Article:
Old-growth forest in Indiana consists of a few remnant stands in a fragmented agricultural landscape. Old-growth stands can differ substantially from more recently disturbed stands in species composition and may be less susceptible to invasion by exotic plant species. Herbaceous species were sampled in quadrats placed in a repeating pattern along two perpendicular transects in six old-growth stands in Indiana in spring and summer of 2005. Transects extended from forest edges to the center of each stand. Woody exotic species were sampled in 10-m-wide belts centered on each transect during the summer sampling run. Herbaceous exotic species were a minor component of the understory community in all stands and accounted for less than 1% of total herbaceous cover in all six stands. Exotic woody species generally followed a similar pattern. Four sites contained no more than two woody exotic species, and these were encountered at relatively low frequencies and densities. However, European privet and multiflora rose were present in 27 and 48% of quadrats in one stand, respectively. Thus, although both herbaceous and woody exotic species were relatively rare, heavy infestations of woody exotic species are possible. This suggests that, for some old-growth sites, exotic species can overcome both local and landscape factors that limit their abundance.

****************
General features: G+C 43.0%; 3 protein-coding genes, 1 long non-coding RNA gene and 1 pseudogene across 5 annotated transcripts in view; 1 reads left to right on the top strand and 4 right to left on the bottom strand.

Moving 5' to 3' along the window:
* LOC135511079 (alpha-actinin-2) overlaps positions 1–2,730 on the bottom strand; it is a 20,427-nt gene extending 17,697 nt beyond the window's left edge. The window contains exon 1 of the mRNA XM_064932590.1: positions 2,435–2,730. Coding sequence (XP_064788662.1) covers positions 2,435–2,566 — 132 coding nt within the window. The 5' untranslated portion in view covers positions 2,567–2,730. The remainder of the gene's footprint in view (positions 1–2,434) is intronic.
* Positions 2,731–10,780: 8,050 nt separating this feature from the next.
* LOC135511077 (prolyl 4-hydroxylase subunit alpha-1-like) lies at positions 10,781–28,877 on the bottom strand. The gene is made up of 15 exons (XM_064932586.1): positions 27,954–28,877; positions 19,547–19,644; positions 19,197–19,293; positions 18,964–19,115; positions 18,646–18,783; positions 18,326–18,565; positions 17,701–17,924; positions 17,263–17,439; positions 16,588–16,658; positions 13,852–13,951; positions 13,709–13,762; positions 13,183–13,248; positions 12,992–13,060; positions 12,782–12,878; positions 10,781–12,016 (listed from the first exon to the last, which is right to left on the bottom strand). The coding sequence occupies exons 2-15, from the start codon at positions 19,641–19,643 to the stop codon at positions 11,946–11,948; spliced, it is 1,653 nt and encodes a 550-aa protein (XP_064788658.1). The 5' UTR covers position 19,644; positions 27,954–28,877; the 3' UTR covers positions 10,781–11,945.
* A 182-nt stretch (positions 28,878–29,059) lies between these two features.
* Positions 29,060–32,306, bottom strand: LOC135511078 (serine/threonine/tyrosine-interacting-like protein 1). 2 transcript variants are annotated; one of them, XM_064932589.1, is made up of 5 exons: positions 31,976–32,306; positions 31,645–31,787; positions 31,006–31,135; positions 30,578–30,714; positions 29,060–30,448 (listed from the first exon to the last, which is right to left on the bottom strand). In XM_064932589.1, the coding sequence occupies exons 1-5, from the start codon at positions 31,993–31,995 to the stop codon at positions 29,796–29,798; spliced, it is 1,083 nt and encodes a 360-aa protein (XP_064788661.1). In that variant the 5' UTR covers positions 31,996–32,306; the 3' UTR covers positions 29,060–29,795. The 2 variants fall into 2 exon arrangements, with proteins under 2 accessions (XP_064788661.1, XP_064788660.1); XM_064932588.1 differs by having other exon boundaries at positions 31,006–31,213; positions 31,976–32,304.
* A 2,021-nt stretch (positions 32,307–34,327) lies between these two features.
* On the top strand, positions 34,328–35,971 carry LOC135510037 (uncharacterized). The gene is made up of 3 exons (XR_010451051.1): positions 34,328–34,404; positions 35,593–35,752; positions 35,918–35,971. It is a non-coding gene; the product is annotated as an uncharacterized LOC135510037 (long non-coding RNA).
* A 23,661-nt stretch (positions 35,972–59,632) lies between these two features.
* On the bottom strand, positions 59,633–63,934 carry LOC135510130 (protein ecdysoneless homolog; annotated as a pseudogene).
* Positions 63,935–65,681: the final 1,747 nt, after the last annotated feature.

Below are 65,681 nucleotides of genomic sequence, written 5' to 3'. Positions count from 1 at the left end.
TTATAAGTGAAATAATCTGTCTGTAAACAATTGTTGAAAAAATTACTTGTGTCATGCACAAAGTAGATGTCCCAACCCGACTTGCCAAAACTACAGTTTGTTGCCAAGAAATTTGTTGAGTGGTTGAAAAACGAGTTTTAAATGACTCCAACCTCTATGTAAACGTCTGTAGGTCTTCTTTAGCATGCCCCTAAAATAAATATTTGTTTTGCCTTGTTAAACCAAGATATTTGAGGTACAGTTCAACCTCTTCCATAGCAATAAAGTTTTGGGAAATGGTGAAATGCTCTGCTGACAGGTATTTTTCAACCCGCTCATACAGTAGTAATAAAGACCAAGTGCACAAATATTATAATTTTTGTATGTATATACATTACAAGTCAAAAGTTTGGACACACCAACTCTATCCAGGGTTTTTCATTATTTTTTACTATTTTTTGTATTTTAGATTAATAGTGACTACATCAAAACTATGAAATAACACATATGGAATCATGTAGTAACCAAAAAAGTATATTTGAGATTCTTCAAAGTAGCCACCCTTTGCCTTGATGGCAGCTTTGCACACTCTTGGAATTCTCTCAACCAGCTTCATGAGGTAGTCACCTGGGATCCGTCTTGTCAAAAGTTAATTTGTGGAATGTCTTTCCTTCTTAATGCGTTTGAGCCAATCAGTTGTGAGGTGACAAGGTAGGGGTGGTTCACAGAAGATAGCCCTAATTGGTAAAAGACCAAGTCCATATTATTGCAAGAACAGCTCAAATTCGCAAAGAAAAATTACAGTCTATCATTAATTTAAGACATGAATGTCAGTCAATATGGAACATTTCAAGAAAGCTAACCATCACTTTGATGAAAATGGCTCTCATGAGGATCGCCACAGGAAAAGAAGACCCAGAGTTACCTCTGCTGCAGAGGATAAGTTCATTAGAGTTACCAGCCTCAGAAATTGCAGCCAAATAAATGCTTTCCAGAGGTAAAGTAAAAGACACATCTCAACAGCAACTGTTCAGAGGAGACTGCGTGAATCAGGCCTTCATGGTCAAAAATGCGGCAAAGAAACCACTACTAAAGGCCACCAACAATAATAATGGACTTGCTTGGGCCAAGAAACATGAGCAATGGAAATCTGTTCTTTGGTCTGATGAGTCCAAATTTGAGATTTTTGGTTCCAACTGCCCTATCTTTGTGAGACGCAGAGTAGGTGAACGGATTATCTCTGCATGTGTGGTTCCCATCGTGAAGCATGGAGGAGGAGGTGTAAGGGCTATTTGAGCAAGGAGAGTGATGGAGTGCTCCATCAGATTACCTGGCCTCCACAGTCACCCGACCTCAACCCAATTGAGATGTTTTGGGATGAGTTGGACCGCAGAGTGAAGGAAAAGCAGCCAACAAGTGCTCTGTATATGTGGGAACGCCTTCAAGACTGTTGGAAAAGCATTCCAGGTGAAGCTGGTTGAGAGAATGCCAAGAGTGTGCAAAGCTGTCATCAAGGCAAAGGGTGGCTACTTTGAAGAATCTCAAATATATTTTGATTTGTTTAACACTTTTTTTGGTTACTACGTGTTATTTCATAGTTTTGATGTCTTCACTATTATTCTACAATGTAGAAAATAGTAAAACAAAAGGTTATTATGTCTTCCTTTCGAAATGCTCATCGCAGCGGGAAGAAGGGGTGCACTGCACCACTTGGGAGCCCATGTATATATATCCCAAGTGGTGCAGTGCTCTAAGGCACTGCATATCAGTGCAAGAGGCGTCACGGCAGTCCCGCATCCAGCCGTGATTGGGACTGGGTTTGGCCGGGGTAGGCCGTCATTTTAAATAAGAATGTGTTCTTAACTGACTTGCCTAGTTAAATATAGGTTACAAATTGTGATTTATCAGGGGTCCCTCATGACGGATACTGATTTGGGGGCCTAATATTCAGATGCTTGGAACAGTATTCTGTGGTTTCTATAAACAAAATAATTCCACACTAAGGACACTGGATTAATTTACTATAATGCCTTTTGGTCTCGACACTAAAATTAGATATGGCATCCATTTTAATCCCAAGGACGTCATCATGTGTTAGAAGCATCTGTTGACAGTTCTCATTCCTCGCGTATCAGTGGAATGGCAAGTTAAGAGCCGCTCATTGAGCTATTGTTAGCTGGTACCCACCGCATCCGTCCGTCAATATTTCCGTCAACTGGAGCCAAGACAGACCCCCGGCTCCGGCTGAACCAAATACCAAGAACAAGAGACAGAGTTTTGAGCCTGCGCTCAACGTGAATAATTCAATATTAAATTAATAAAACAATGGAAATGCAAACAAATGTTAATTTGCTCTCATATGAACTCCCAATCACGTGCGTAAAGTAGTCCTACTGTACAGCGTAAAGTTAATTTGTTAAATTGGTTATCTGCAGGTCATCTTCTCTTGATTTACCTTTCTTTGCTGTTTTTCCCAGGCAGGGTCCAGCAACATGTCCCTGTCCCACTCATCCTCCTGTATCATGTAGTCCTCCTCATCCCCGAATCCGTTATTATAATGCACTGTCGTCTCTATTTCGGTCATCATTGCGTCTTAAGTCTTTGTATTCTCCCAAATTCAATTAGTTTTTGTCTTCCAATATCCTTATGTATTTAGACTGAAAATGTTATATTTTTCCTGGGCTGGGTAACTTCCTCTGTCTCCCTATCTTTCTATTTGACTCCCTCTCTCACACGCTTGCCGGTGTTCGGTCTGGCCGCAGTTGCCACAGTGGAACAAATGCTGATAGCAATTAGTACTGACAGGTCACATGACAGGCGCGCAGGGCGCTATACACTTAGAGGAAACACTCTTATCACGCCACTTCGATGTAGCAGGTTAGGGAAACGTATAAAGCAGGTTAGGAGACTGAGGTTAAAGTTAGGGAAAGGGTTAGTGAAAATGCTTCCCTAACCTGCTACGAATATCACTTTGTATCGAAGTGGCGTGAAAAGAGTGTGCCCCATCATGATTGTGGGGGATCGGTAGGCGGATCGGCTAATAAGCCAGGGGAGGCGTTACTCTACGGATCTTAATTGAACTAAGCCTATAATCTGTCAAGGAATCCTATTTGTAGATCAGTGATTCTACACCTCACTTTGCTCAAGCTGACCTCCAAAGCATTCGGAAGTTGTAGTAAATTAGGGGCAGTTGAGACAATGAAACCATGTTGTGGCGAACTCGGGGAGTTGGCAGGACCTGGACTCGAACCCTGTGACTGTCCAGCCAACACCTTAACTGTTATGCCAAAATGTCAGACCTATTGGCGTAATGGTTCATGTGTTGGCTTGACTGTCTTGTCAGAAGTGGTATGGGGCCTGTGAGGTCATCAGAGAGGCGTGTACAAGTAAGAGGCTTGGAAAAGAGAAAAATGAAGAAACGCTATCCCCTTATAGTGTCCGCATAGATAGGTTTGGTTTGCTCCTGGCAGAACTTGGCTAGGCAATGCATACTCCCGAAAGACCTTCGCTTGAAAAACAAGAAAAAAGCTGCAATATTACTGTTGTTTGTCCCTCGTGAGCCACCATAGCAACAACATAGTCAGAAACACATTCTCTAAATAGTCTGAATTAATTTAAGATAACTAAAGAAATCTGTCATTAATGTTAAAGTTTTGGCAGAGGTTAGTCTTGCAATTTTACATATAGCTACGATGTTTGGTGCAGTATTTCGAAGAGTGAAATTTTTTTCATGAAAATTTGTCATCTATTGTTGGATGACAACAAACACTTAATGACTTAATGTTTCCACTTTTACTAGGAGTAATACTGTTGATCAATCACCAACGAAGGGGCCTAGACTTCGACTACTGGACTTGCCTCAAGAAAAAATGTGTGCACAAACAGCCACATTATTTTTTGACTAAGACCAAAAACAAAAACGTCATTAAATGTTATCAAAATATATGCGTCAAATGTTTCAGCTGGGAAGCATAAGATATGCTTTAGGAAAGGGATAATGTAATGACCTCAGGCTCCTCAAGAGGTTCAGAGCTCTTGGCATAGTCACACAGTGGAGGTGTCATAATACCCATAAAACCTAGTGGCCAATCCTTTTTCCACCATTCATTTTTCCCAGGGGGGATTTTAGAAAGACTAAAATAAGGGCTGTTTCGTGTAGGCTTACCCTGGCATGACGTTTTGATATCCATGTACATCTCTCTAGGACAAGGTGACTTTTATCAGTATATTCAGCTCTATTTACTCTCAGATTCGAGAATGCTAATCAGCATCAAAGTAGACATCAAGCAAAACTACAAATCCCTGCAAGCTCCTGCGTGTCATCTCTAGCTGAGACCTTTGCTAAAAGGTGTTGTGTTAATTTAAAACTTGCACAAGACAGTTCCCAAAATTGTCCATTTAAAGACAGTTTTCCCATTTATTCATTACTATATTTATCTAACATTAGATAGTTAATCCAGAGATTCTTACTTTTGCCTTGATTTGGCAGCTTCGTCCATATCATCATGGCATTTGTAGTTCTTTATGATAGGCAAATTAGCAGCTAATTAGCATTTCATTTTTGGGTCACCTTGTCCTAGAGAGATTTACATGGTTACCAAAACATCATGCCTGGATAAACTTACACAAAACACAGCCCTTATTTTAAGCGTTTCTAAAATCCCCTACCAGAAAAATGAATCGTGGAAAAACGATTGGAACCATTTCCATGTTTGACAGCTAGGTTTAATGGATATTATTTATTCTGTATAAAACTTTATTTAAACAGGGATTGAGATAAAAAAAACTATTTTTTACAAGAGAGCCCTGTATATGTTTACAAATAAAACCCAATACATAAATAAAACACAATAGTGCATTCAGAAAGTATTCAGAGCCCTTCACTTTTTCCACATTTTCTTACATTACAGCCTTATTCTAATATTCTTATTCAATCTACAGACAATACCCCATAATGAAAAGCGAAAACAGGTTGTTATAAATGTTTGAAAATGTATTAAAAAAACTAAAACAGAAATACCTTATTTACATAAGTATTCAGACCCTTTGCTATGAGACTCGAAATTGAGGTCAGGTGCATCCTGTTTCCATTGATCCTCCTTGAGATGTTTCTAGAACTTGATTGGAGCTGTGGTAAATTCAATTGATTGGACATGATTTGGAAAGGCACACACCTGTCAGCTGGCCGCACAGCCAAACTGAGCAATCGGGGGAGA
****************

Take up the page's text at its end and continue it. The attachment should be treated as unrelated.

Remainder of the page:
Nomenclature: European privet, Ligustrum vulgare L, multiflora rose, Rosa multiflorum Thunb. ex Murr